Shark-fin soup is also popular in traditional Chinese medicine. Despite research saying that it contains so much mercury and other toxins, it is barely fit for human consumption; as many as 73 million sharks are killed for shark-fin soup every year. It is an indiscriminate slaughter that is pushing this and many other species to the brink of extinction.

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Why should we care?

Why should we care
Why should we care

Many people fear sharks and are not concerned about whether they survive. But ecologically, as top predators, their disappearance will surely disbalance entire ocean ecosystems. Economically, they are worth more alive than dead; unlike the short-lived profits of shark finning, shark diving has become a sustainable, multi-million-pound business.

Scientifically, medical researchers want to learn how shark wounds heal so quickly and how they seem to be resistant to cancer. Spiritually, an ocean without sharks is unthinkable.

Can we protect sharks?

Can we protect sharks?
Can we protect sharks?

The UN developed the International Plan of Action for the Conservation and Management of Sharks. However, no country has to participate compulsorily, and progress is slow. Besides that, shark law differs greatly between states, providing anything from zero (Hong Kong) to weak to full protection (the Bahamas).

The US Shark Conservation Act 2010 requires that all sharks (except smooth dogfish) be brought ashore with their fins intact. Many people believe this is the only way to secure an enforceable ban on shark finning. Enabling the collection of species-specific management data.

The EU approved similar legislation in 2013, and other countries followed suit. Trade in several shark species is banned or falls under the Convention on International Trade in Endangered Species (CITES).

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What else can be done?

What else can be done?
What else can be done?

It is critical to reduce demand by changing attitudes. There are encouraging signs that shark fin soup consumption is declining. Several dozen airlines and hotel chains have stopped serving it. In 2012, the Chinese Government banned it at official functions, though the motive was more for austerity than conservation.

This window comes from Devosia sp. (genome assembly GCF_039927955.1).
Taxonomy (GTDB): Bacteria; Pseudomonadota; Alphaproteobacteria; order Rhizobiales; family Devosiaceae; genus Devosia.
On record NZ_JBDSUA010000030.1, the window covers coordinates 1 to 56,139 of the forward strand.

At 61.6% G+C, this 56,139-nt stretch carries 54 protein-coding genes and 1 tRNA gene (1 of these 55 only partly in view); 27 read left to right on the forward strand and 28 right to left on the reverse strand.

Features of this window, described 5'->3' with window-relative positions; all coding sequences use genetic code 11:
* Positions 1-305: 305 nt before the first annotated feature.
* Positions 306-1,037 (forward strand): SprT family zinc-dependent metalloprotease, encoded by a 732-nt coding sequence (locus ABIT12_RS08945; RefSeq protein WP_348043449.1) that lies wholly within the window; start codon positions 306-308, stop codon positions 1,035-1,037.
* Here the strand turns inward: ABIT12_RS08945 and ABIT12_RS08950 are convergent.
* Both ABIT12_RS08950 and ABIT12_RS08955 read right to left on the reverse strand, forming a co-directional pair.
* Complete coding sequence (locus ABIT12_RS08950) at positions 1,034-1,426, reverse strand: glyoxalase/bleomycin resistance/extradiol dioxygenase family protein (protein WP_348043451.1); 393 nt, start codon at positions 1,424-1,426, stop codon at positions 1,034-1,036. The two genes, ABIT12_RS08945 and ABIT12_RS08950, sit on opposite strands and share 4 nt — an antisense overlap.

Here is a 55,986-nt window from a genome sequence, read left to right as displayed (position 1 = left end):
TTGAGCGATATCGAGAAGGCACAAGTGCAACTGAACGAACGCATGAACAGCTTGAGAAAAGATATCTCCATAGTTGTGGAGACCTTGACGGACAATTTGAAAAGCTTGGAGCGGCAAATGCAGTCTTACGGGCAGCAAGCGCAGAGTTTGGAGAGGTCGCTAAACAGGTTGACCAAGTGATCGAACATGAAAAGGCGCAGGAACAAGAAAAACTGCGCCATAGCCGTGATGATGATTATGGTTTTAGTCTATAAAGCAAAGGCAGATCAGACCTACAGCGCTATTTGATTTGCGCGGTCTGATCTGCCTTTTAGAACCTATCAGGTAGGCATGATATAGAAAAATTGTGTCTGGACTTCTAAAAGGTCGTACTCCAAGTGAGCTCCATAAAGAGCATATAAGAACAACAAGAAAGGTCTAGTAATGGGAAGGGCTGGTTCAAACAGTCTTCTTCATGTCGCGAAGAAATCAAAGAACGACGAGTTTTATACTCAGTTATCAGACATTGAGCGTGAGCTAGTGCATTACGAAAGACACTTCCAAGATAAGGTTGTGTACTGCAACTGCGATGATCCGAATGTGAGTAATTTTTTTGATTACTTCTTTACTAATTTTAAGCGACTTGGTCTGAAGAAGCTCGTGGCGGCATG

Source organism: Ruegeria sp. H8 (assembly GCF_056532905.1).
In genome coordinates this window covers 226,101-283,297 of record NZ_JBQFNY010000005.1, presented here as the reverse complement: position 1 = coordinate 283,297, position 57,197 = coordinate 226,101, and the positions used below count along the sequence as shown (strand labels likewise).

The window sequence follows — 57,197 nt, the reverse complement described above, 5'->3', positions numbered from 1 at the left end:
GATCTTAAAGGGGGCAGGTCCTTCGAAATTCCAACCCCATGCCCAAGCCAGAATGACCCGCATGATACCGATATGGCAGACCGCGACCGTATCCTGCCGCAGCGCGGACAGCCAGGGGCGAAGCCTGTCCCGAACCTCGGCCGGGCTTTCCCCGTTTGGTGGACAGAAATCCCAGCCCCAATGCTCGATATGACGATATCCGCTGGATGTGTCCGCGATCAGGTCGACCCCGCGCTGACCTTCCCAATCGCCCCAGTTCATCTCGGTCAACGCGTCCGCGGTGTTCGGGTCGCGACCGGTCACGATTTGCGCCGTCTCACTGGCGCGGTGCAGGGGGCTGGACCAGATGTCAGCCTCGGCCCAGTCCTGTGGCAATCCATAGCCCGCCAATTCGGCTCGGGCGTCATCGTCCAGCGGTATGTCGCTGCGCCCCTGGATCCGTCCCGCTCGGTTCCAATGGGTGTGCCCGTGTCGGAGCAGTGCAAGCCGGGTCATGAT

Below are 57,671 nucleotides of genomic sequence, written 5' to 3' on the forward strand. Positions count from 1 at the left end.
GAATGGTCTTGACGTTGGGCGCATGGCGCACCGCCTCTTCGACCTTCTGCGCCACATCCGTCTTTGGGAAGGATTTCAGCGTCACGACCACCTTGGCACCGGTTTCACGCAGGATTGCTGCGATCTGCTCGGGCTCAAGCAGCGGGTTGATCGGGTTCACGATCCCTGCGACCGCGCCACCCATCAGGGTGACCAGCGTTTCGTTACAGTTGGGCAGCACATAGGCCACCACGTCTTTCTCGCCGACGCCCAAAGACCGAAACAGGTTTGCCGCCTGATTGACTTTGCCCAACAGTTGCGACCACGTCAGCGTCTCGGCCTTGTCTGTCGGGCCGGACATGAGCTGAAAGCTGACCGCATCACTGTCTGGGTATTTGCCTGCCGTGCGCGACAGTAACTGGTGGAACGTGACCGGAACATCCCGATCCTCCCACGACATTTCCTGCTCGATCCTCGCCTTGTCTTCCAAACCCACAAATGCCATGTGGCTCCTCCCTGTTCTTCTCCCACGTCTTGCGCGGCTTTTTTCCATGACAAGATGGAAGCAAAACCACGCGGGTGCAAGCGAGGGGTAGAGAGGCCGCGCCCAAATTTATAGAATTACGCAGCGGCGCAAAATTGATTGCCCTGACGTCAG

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Conclusion

Many believe that shark finning should be banned entirely. Despite progress, different countries are still far from taking real action. Also, a new problem has arisen. Fishermen are switching to shark meat and creating new appetites for a product that wasn’t popular before.

In many countries, the trade in shark meat has grown exponentially. So, finning bans alone aren’t enough to reduce shark killing. A new approach is needed. Hopefully, the future will store the real answer to this issue. For now, it is served on special request at some places.

FAQs

Why is there a controversy surrounding shark fin soup at SkyCity Casino?

Conservationists plea that even with supposedly sustainable sourcing, shark fin soup contributes to the decline of shark populations. Many shark species are endangered due to “finning,” where fins are removed and the rest of the animal is discarded,

What are some alternatives to shark fin soup at SkyCity Casino?

SkyCity Casino offers a wide variety of dishes. You can explore their menus online or ask staff for recommendations on delicious alternatives that don’t involve shark fin.

What are some of the environmental consequences of shark finning?

Sharks play a vital role in maintaining healthy ocean ecosystems. Their decline can disrupt food chains and lead to cascading ecological problems.

Can I find a list of Auckland restaurants that don’t serve shark fin soup?

You can visit organizations like Sustainable Choice or Nga Manu https://www.sustainabilityoptions.org.nz/ or apps like Seafood Watch.

Mamta Sharma

Mamta is a spirited writer hailing from Wellington, bringing a youthful zest to the world of digital content. Merging her love for narrative with an eye for detail, Ella crafts stories that resonate and engage the modern reader.